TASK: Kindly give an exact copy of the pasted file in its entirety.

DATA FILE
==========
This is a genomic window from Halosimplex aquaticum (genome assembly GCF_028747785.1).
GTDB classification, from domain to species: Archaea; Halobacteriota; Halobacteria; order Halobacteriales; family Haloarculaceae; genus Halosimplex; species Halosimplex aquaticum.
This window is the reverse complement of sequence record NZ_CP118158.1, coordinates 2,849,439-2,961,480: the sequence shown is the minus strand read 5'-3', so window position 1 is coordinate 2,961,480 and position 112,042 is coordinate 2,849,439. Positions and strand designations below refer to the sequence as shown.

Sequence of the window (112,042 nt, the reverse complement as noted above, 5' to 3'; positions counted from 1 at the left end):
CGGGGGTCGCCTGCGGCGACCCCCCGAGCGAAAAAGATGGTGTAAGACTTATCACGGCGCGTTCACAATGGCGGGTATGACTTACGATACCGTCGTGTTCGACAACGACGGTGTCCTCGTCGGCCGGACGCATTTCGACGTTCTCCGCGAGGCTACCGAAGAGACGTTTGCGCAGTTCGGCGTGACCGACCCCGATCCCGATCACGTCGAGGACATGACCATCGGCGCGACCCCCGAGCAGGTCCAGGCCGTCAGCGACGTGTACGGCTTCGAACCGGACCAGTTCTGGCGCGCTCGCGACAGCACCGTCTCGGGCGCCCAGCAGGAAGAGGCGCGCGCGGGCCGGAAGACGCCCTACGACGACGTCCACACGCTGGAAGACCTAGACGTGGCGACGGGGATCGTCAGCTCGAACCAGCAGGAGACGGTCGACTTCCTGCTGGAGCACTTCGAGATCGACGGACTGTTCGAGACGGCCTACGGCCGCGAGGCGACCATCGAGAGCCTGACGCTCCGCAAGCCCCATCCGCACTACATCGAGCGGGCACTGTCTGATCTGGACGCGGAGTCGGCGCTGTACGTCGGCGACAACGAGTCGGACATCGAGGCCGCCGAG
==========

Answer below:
This is a genomic window from Halosimplex aquaticum (genome assembly GCF_028747785.1).
GTDB classification, from domain to species: Archaea; Halobacteriota; Halobacteria; order Halobacteriales; family Haloarculaceae; genus Halosimplex; species Halosimplex aquaticum.
This window is the reverse complement of sequence record NZ_CP118158.1, coordinates 2,849,439-2,961,480: the sequence shown is the minus strand read 5'-3', so window position 1 is coordinate 2,961,480 and position 112,042 is coordinate 2,849,439. Positions and strand designations below refer to the sequence as shown.

Sequence of the window (112,042 nt, the reverse complement as noted above, 5' to 3'; positions counted from 1 at the left end):
CGGGGGTCGCCTGCGGCGACCCCCCGAGCGAAAAAGATGGTGTAAGACTTATCACGGCGCGTTCACAATGGCGGGTATGACTTACGATACCGTCGTGTTCGACAACGACGGTGTCCTCGTCGGCCGGACGCATTTCGACGTTCTCCGCGAGGCTACCGAAGAGACGTTTGCGCAGTTCGGCGTGACCGACCCCGATCCCGATCACGTCGAGGACATGACCATCGGCGCGACCCCCGAGCAGGTCCAGGCCGTCAGCGACGTGTACGGCTTCGAACCGGACCAGTTCTGGCGCGCTCGCGACAGCACCGTCTCGGGCGCCCAGCAGGAAGAGGCGCGCGCGGGCCGGAAGACGCCCTACGACGACGTCCACACGCTGGAAGACCTAGACGTGGCGACGGGGATCGTCAGCTCGAACCAGCAGGAGACGGTCGACTTCCTGCTGGAGCACTTCGAGATCGACGGACTGTTCGAGACGGCCTACGGCCGCGAGGCGACCATCGAGAGCCTGACGCTCCGCAAGCCCCATCCGCACTACATCGAGCGGGCACTGTCTGATCTGGACGCGGAGTCGGCGCTGTACGTCGGCGACAACGAGTCGGACATCGAGGCCGCCGAG